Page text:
When it comes to selecting the critical traits found with hybrids which perform best under various tillage systems, farmers attending the 1998 National No-Tillage Conference in Indianapolis, Ind., cited significant differences.
Both slower and erratic emergence under no-till conditions were the chief concerns mentioned by farmers. This was followed closely by a lack of early vigor in cool, wet soils.
Other farmers felt early growth ratings aren’t as good and root and stalk strength isn’t as strong with no-till. Other farmers mentioned uneven germination due to soil temperatures.
Yet, one grower reversed the normal concerns. He didn’t feel high-yielding corn grown with conventional tillage had as uniform emergence as no-tilled corn grown under more extreme conditions. Still another farmer maintains yields are higher and weed pressures lower with no-tilled corn.
Temperature And Disease
Cold tolerance and a lack of disease resistance with no-till were concerns voiced by many farmers.
“For the Northern geographies where no-till adoption is slow, I suspect hybrid characteristics are extremely important relative to cold tolerance,” says Pete Hill, a conservation tillage specialist for Monsanto at Urbandal, Iowa. “Therefore, improvements specific to this issue could benefit the adoption curve.”
Others felt there is better dry-weather tolerance among hybrids with no-till. Some even feel no-till corn outperforms conventional tillage in dryland areas.
Another farmer says his farm almost always has a dry spell for at least a few weeks during the summer. As a result, his no-till corn doesn’t show the drought stress as much and produces higher yields when compared to corn grown with other tillage systems.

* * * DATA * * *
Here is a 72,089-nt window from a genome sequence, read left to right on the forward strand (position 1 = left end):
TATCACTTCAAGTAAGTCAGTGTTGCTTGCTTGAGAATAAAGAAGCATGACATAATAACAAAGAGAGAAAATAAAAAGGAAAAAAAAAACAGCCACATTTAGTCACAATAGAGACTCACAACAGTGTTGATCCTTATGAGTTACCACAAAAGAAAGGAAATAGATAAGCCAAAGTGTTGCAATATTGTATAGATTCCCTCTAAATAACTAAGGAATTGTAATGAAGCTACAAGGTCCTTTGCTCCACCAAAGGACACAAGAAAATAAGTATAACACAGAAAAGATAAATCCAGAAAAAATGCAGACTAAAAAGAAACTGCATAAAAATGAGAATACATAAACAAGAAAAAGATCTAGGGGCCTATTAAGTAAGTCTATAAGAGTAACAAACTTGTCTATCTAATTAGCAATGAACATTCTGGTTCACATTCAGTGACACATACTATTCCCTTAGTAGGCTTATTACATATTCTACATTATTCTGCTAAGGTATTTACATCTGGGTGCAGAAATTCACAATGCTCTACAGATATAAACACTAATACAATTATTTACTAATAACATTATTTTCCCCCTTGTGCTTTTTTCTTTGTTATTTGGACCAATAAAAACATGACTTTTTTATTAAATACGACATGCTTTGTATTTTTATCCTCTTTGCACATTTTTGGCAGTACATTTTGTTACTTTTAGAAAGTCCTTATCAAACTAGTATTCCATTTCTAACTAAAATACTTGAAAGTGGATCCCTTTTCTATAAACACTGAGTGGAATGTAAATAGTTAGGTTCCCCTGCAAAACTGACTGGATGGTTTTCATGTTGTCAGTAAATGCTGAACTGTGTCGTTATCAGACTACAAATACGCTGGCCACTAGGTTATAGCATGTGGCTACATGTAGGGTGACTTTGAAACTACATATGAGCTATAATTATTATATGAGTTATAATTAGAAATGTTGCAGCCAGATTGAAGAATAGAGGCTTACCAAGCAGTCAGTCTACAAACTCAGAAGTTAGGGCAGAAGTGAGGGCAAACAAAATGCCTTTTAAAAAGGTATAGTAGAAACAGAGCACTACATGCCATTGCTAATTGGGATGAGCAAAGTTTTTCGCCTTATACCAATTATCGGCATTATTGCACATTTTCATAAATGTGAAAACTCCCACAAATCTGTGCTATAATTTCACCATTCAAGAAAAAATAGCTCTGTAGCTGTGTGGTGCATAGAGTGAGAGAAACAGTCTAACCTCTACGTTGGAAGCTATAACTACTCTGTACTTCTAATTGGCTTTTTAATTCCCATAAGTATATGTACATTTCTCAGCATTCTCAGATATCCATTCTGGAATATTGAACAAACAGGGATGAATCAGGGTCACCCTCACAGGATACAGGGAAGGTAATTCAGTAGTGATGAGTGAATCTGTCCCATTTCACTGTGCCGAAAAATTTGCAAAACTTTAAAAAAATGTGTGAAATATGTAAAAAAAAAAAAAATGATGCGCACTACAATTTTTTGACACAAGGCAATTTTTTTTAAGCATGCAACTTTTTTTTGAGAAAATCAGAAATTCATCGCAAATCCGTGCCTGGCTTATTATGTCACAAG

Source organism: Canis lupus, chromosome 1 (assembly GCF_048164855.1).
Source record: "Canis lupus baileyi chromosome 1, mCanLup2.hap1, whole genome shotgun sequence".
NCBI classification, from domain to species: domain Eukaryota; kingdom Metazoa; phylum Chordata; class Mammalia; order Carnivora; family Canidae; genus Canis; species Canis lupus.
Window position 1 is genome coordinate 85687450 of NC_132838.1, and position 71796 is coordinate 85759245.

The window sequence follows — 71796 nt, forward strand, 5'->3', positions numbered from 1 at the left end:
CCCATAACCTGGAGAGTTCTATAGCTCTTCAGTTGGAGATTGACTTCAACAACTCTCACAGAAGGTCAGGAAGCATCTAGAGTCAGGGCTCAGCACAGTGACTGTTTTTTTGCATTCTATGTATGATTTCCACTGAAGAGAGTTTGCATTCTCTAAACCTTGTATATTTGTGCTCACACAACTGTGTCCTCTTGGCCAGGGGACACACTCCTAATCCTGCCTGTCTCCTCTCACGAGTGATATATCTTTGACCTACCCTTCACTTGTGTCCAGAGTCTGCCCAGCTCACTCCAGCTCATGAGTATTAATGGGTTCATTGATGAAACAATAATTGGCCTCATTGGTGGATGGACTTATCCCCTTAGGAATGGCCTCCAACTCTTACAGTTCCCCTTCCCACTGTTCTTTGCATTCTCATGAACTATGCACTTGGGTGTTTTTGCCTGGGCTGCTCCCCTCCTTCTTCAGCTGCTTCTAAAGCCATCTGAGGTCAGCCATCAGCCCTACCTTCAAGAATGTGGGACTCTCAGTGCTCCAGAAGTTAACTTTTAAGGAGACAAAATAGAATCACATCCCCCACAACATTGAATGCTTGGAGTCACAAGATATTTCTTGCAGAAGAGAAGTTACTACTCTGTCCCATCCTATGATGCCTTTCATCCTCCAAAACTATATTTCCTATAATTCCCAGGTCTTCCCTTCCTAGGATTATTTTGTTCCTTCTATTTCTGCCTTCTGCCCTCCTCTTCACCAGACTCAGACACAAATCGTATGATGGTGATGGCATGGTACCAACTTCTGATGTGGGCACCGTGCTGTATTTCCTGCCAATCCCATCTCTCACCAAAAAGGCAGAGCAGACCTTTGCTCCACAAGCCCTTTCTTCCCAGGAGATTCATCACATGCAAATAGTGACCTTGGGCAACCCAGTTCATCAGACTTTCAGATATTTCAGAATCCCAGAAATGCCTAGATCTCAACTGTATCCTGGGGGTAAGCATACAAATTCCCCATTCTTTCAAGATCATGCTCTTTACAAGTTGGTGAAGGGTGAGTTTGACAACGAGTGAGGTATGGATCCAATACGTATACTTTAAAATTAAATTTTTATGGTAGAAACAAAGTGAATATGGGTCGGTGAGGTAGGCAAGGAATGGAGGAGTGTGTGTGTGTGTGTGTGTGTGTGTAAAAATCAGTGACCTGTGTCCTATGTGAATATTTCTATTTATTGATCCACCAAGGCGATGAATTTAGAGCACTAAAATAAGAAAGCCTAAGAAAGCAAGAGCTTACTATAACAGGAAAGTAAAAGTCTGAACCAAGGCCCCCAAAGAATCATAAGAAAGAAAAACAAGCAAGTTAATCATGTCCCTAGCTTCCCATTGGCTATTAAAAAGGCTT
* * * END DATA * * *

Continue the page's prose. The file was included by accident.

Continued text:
Yields And Stands
Losses in yield, slower growth and uneven stands with no-till were other concerns. One farmer even finds his favorite hybrid yields 10 bushels per acre less with no-till due to reduced rooting depth.
Crop maturity was also a concern. Recognizing that no-till corn takes more time to mature, one farmer no-tills only 97- day or earlier corn. Another pointed out that since both no-till corn and soybeans mature later, he no-tills these crops a few days earlier than his neighbors.
Suited For No-Till
Most farmers maintain you need to realize some hybrids simply are not suited for no-till. On the other hand, proper selection means some hybrids perform much better with no-till. For example, some no-till hybrids produce higher yields by making more effective use of available soil moisture and nutrients. Other hybrids yield better under a cooler, wetter no-till environment.
Many feel hybrids haven’t been bred for no-till. The tilth of the soil, more earthworms and improved soil moisture were other reasons cited for favoring specific hybrids under no- till.
Early Growth Critical
Strong emergence, early vigor in cool and wet soils, improved disease resistance, drought tolerance and increased hardiness under cold conditions are traits farmers look for in no-till hybrids.
Several farmers select hybrids for high stress regardless of what tillage system is used. Other farmers stress disease resistance, particularly gray to leaf spot.
Still other farmers no-till a shorter maturity corn, choose hybrids bred specifically for no-till conditions and look for hybrids offering flex-ear traits—especially with hybrids highly rated for stress and use under no-till conditions.
A few growers even prefer taller corn since it canopies better with no-till and helps reduce weed control costs.
Stay Close To Home
The survey respondents also felt it was critical to choose hybrids for no-till from on-farm or locally conducted yield plot trials. They stressed the importance of actual historical performance under no-till conditions.
“While many farmers participating in this survey seem to be relatively satisfied with available hybrids, current work designed to improve hybrid performance under no-till conditions will benefit them greatly,” says Hill. For them, a good no-till hybrid will become even better.”